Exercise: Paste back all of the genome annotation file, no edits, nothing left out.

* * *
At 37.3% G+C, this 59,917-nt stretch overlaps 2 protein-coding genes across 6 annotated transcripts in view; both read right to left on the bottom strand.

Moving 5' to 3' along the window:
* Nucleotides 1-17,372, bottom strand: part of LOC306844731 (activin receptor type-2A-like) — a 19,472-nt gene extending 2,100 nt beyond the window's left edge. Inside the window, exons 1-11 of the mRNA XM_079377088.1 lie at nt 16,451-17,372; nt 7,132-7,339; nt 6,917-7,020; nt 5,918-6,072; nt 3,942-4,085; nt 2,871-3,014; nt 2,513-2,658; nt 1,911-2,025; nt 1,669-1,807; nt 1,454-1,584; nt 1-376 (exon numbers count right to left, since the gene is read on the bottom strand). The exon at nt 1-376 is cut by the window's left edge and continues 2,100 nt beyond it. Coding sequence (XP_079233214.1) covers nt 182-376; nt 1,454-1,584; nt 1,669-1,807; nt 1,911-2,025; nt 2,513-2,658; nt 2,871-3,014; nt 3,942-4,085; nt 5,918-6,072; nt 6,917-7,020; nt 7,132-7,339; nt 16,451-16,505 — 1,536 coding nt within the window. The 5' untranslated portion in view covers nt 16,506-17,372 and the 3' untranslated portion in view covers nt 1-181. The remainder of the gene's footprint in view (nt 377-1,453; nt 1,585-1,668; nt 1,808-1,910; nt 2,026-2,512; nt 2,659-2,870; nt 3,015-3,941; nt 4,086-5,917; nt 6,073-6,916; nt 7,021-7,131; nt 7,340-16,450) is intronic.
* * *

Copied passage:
At 37.3% G+C, this 59,917-nt stretch overlaps 2 protein-coding genes across 6 annotated transcripts in view; both read right to left on the bottom strand.

Moving 5' to 3' along the window:
* Nucleotides 1-17,372, bottom strand: part of LOC306844731 (activin receptor type-2A-like) — a 19,472-nt gene extending 2,100 nt beyond the window's left edge. Inside the window, exons 1-11 of the mRNA XM_079377088.1 lie at nt 16,451-17,372; nt 7,132-7,339; nt 6,917-7,020; nt 5,918-6,072; nt 3,942-4,085; nt 2,871-3,014; nt 2,513-2,658; nt 1,911-2,025; nt 1,669-1,807; nt 1,454-1,584; nt 1-376 (exon numbers count right to left, since the gene is read on the bottom strand). The exon at nt 1-376 is cut by the window's left edge and continues 2,100 nt beyond it. Coding sequence (XP_079233214.1) covers nt 182-376; nt 1,454-1,584; nt 1,669-1,807; nt 1,911-2,025; nt 2,513-2,658; nt 2,871-3,014; nt 3,942-4,085; nt 5,918-6,072; nt 6,917-7,020; nt 7,132-7,339; nt 16,451-16,505 — 1,536 coding nt within the window. The 5' untranslated portion in view covers nt 16,506-17,372 and the 3' untranslated portion in view covers nt 1-181. The remainder of the gene's footprint in view (nt 377-1,453; nt 1,585-1,668; nt 1,808-1,910; nt 2,026-2,512; nt 2,659-2,870; nt 3,015-3,941; nt 4,086-5,917; nt 6,073-6,916; nt 7,021-7,131; nt 7,340-16,450) is intronic.